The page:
Technique. Immediately prior to the full dress rehearsal, units might consider holding a reduced force rehearsal to ensure the leaders thoroughly understand the mission. Although this may look like it will require more time, the time spent with just the leaders will ensure the full dress rehearsal goes smoothly and efficiently.
Echelon. A subordinate unit can perform a full dress rehearsal as part of a larger unit's reduced force rehearsal.
OPSEC. The movement of a large body of the force will certainly attract attention from the enemy. Units must develop a plan to ensure the rehearsal is protected from the eyes of the enemy.
Terrain. Terrain management for the full dress technique can be difficult if it is not planned into the initial array of forces. The rehearsal area must be identified, secured, cleared and maintained throughout the rehearsal process. During offensive operations, a second set of graphics must be developed for the rehearsal to mirror the actual plan. During the defense, the rehearsing unit may already be occupying the terrain, and a second set of graphics may not be necessary.
REDUCED FORCE REHEARSAL
This rehearsal technique normally takes less time and resources than a full dress rehearsal because it involves only the unit's and subordinate unit's key leaders. Terrain requirements are the same as for a full dress rehearsal, only the number of participants changes. The commander first decides the level of leader involvement desired. The selected leaders then rehearse the plan while traversing the actual or like terrain. Commanders often use this rehearsal to rehearse the fire control measures in an engagement area. However, as during full dress rehearsal, it is highly susceptible to enemy combat intelligence activities. The reduced force rehearsal allows the leadership to rehearse the mission before moving to the full dress rehearsal.
Considerations for the reduced force rehearsal include:
Time. The reduced force rehearsal normally requires less time than the full dress technique. This is an excellent way for smaller units to ensure leaders understand all required missions before moving to a full dress rehearsal. However, consider the subordinate unit's time table prior to scheduling the rehearsal.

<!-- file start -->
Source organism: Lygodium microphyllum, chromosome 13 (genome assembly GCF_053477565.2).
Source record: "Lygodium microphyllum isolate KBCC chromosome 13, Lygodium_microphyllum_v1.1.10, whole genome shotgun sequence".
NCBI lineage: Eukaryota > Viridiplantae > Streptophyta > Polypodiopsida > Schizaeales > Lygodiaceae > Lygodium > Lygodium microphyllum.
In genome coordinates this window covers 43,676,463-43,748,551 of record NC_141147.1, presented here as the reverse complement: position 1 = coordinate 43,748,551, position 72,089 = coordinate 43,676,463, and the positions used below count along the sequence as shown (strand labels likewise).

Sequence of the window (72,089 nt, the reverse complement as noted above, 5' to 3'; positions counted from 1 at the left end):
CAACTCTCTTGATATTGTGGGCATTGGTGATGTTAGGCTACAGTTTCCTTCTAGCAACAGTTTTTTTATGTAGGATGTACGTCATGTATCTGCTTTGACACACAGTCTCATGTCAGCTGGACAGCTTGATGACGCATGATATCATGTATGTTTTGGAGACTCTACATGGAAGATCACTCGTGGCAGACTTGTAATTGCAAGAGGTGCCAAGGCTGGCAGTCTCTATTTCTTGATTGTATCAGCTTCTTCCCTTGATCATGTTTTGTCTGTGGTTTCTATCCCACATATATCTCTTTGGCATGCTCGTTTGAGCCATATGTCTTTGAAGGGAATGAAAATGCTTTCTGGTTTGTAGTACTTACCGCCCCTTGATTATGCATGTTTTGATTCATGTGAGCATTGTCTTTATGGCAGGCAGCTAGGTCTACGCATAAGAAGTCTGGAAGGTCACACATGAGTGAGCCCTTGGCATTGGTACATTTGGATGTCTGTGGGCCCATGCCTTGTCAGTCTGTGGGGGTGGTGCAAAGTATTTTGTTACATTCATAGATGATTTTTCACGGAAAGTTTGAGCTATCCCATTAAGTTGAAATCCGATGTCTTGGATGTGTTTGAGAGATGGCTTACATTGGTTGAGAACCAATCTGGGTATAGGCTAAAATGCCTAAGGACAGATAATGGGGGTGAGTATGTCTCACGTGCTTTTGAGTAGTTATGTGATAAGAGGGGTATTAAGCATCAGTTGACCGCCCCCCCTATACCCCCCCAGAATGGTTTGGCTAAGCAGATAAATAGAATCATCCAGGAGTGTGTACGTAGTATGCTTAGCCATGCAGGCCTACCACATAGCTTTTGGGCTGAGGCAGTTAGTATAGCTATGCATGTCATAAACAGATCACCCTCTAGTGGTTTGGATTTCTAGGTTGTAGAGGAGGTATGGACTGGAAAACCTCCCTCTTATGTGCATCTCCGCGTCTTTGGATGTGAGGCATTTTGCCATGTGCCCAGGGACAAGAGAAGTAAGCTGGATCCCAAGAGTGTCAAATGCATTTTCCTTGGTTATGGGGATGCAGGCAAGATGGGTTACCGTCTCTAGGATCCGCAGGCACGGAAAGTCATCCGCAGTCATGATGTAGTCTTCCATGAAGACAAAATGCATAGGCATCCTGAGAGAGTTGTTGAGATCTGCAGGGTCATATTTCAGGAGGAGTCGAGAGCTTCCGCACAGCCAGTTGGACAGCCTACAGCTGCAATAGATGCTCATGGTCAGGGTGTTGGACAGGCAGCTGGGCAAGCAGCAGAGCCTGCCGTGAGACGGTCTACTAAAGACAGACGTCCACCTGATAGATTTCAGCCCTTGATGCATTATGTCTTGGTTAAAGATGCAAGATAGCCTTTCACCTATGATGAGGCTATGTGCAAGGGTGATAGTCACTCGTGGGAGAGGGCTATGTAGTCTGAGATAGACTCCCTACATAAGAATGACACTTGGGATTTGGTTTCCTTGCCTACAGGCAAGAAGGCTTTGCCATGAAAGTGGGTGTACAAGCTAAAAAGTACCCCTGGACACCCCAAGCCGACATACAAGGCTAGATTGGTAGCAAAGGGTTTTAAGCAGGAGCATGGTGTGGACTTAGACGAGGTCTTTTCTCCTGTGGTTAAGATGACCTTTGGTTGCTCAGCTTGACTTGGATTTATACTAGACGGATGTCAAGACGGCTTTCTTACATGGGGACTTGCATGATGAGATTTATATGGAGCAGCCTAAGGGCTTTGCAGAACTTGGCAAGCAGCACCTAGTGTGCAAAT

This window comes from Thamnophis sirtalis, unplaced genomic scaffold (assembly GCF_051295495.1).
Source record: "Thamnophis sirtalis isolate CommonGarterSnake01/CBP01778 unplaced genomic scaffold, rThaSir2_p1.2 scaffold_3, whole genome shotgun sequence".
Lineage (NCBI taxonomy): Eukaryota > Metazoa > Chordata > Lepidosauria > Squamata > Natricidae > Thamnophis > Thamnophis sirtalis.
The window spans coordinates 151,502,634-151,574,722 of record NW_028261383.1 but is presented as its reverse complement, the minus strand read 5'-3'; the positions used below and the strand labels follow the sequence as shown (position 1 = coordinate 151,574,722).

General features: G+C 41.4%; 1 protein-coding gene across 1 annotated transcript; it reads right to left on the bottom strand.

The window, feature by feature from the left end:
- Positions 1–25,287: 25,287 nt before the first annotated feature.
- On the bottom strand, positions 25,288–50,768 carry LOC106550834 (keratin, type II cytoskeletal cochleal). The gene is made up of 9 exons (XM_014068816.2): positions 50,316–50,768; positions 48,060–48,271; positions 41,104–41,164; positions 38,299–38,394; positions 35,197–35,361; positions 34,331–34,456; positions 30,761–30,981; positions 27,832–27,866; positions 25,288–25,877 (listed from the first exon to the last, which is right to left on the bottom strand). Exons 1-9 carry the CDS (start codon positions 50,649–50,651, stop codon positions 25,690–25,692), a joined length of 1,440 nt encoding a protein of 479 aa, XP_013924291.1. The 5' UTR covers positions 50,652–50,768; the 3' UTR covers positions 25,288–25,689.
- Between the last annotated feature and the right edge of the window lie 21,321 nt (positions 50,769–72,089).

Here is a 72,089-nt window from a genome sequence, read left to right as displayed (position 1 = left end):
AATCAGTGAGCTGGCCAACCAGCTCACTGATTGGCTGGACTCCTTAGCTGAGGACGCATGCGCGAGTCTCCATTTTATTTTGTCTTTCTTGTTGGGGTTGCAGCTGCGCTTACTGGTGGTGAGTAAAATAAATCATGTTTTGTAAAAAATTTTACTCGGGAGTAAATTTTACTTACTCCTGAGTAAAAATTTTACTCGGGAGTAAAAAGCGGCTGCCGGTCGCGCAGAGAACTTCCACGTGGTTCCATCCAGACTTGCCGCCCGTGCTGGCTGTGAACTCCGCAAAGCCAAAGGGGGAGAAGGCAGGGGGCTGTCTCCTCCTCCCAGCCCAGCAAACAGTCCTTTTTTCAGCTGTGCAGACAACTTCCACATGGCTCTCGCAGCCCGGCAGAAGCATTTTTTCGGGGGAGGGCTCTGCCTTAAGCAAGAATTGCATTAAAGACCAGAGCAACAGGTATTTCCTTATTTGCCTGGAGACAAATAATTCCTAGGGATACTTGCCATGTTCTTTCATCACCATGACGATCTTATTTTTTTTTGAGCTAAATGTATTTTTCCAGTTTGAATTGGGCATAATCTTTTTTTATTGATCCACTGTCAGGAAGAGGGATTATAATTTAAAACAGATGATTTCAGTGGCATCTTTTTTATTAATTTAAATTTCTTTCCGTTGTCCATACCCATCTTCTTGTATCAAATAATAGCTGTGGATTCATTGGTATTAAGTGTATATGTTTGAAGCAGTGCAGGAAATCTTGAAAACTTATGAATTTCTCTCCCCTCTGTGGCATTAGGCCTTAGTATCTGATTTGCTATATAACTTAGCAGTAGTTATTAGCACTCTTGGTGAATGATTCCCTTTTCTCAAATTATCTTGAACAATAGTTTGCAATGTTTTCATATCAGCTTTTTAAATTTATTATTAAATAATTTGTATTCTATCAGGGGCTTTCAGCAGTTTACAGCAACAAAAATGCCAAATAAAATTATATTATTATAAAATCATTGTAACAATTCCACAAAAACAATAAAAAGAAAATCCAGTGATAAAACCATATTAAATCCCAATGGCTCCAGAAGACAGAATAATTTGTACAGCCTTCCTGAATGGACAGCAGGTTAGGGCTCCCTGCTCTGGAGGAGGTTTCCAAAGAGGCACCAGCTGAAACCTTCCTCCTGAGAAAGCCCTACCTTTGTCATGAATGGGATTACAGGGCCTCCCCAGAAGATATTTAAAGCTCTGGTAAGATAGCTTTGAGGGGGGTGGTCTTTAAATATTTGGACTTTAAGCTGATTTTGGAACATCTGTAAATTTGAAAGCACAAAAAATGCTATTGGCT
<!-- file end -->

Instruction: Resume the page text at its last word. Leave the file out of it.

Echelon. A small, subordinate unit can perform a full dress rehearsal as part of a larger unit's reduced force rehearsal.
OPSEC. This rehearsal is not as likely to become an OPSEC problem as the full dress because the rehearsing unit is smaller. However, the number of radio transmissions remains about the same as the full dress and must be considered.
Terrain. Terrain management for the reduced force rehearsal can be just as difficult as the full dress. The rehearsal area must be identified, secured, cleared and maintained throughout the rehearsal process. As with the full dress rehearsal, a second graphic may have to be developed mirroring the actual plan but modified to fit the rehearsal terrain.
TERRAIN MODEL REHEARSAL
This rehearsal takes less time and fewer resources than the key leader rehearsal and is the most popular technique. The commander decides on the level of leader involvement, and then has a scale terrain model of the area of operations constructed. An accurate terrain model can help subordinate leaders visualize the battle and their commanders' intentions. When possible, the commander should place the terrain model where it overlooks the actual terrain of the area of operations. However, if the situation requires more security, the terrain model can be placed on the reverse slope within walking distance of a point overlooking the area of operations. The model's orientation should coincide with the actual orientation of the terrain to help participants orient to the actual area of operations. The size of the terrain model can vary from where icons are moved to represent units to a large model on which the participants can walk. A large model helps reinforce participants' perception of relative positions of units on the actual terrain.
Considerations for the terrain model rehearsal:
Time. The most time-consuming part of the technique can be the construction of the terrain model. Units must have a clear SOP stating who builds it, how it is built, and when it is built to ensure the model is accurate, large enough, and in sufficient detail to rehearse the mission.
Echelon. Terrain model rehearsals can easily involve many different types of leaders. This, combined with the efficient use of time, makes it a very effective multi-echelon technique.
OPSEC. This rehearsal can become an OPSEC problem if the area around the rehearsal site is not secured. The collection of commanders and their vehicles can bring attention from the enemy. Upon completion of the rehearsal, ensure the terrain model is sanitized.